Biden announces plan to end America's longest war

By Meg Wagner, Melissa Macaya, Fernando Alfonso III, Melissa Mahtani and Mike Hayes, CNN

Updated 0137 GMT (0937 HKT) April 15, 2021
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1:29 p.m. ET, April 14, 2021

Afghan president says he spoke to Biden and "respects" US decision to withdraw troops 

From CNN’s Nick Paton Walsh in Kabul, Afghanistan

Rahmat Gul/AP
Rahmat Gul/AP

Afghanistan’s President Ashraf Ghani said he spoke to President Biden and that he “respects the U.S. decision” to withdraw forces from his country.

“Afghanistan’s proud security and defense forces are fully capable of defending its people and country, which they have been doing all along, and for which the Afghan nation will forever remain grateful,” Ghani said on Twitter Wednesday.

Biden is due to announce within hours that American troops will leave Afghanistan by Sept. 11, ending 20 years of military involvement in the country in response to the 9/11 attacks in 2001.

1:28 p.m. ET, April 14, 2021

Here's what we know about Biden's announcement today on Afghanistan

From CNN's Kevin Liptak

President Biden is expected to formally announce his decision today to withdraw the remaining 2,500 US troops in Afghanistan before Sept. 11, the 20th anniversary of the terrorist attacks on the World Trade Center and the Pentagon that led the US into its longest war.

"We cannot continue the cycle of extending or expanding our military presence in Afghanistan hoping to create the ideal conditions for our withdrawal, expecting a different result," Biden will say in his remarks, scheduled for 2:15 p.m. ET.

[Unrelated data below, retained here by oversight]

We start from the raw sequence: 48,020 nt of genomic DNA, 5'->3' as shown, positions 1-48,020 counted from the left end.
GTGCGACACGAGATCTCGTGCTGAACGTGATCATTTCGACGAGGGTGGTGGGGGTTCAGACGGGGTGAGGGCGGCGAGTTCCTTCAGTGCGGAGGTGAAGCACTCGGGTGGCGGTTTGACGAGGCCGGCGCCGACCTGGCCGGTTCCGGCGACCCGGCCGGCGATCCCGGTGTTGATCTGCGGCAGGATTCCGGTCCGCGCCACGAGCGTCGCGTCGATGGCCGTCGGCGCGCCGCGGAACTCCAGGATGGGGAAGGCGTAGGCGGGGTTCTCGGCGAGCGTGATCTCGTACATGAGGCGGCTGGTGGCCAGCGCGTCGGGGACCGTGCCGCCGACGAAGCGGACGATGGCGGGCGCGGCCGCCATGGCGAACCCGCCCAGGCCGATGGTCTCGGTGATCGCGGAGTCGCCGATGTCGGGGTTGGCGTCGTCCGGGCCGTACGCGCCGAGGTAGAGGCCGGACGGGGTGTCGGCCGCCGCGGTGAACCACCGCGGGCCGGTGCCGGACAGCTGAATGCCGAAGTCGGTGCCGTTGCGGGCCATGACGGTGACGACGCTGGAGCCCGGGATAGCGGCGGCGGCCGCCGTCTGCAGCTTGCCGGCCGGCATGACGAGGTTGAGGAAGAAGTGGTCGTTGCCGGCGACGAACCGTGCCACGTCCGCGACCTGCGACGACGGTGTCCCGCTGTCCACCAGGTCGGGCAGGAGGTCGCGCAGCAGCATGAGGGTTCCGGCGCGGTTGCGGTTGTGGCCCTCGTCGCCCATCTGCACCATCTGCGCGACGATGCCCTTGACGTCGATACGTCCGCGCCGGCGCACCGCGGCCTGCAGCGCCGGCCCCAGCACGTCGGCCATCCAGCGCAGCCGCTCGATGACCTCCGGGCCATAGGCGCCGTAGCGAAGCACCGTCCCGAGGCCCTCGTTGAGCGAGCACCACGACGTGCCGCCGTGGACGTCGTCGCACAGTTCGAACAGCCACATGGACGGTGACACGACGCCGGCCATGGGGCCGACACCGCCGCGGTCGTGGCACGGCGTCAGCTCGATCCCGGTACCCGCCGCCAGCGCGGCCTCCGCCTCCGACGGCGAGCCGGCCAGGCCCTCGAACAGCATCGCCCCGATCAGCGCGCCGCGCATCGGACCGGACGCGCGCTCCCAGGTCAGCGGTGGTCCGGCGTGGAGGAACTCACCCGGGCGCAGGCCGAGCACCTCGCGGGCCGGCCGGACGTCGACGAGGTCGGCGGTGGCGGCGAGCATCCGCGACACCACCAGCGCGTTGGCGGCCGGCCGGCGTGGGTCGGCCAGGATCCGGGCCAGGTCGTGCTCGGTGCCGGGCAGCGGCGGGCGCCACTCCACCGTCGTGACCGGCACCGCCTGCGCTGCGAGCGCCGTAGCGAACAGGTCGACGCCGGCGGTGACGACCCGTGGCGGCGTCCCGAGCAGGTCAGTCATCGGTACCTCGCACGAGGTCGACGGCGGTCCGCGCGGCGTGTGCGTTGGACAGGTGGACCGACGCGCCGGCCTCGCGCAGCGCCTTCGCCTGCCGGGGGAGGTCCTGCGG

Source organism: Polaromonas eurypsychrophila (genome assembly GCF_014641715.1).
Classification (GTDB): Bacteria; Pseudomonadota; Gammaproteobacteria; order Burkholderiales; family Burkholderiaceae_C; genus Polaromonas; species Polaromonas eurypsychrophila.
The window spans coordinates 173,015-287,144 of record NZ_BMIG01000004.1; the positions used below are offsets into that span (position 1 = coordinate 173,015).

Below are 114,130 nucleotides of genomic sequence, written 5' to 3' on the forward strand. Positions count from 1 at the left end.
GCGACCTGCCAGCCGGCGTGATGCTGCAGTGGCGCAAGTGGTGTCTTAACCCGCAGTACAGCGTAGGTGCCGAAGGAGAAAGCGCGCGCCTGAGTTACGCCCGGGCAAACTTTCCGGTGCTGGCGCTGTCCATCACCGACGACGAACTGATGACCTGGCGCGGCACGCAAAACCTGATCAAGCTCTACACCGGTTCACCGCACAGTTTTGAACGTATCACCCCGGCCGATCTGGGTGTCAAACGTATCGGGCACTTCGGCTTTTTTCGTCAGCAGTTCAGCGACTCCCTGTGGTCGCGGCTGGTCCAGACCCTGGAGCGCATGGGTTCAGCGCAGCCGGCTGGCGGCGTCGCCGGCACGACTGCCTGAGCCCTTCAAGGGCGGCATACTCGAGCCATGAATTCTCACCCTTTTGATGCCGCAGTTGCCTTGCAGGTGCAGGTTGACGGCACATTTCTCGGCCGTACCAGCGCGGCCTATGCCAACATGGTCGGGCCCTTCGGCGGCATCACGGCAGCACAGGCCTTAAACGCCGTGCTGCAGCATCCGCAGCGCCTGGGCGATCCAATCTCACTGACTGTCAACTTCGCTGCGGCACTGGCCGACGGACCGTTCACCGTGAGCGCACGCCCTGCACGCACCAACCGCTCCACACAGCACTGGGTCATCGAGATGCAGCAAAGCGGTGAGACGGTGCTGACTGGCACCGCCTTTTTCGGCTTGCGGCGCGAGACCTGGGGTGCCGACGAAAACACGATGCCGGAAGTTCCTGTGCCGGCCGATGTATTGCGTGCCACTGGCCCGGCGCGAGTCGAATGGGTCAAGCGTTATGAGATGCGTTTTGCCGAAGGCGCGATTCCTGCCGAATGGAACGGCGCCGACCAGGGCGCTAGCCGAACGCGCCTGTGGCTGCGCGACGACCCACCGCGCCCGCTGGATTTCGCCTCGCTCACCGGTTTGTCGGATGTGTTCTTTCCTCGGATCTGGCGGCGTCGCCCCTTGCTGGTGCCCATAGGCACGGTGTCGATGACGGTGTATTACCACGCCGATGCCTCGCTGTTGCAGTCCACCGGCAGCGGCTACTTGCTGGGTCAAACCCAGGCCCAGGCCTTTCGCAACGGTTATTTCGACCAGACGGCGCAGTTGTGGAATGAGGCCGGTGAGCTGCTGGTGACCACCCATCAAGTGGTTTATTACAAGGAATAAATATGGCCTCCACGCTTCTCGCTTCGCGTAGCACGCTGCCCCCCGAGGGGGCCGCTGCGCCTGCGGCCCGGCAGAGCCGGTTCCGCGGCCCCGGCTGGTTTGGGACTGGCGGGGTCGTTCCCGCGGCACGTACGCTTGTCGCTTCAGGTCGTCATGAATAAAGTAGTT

"I am now the fourth American president to preside over an American troop presence in Afghanistan. Two Republicans. Two Democrats," he will say. "I will not pass this responsibility to a fifth."

In a sign he views his remarks as a historic bookend to the prolonged conflict, he will deliver them from precisely the same spot in the White House Treaty Room that President George W. Bush announced the start of the war on Oct. 7, 2001.

Afterward, he'll visit the section of Arlington National Cemetery where many of America's war dead from Afghanistan are buried.

Biden will say in his speech that American diplomatic and humanitarian efforts will continue in Afghanistan and would support peace efforts between the Afghan government and the Taliban. But he'll be unequivocal that two decades after it began, the Afghanistan war is ending.

"It is time to end America's longest war. It is time for American troops to come home," he'll say.

The deadline Biden has set is absolute, with no potential for extension based on worsening conditions on the ground. Officials said after two decades of war, it was clear to the President that throwing more time and money at Afghanistan's problems wasn't going to work. Some US troops will remain to protect Americans diplomats, though officials declined to provide a precise number.

Biden has spent months weighing his decision, and determined a war in Afghanistan that killed some 2,300 troops and cost more than $2 trillion no longer fit within the pressing foreign policy concerns of 2021.

Read more about Biden's remarks here.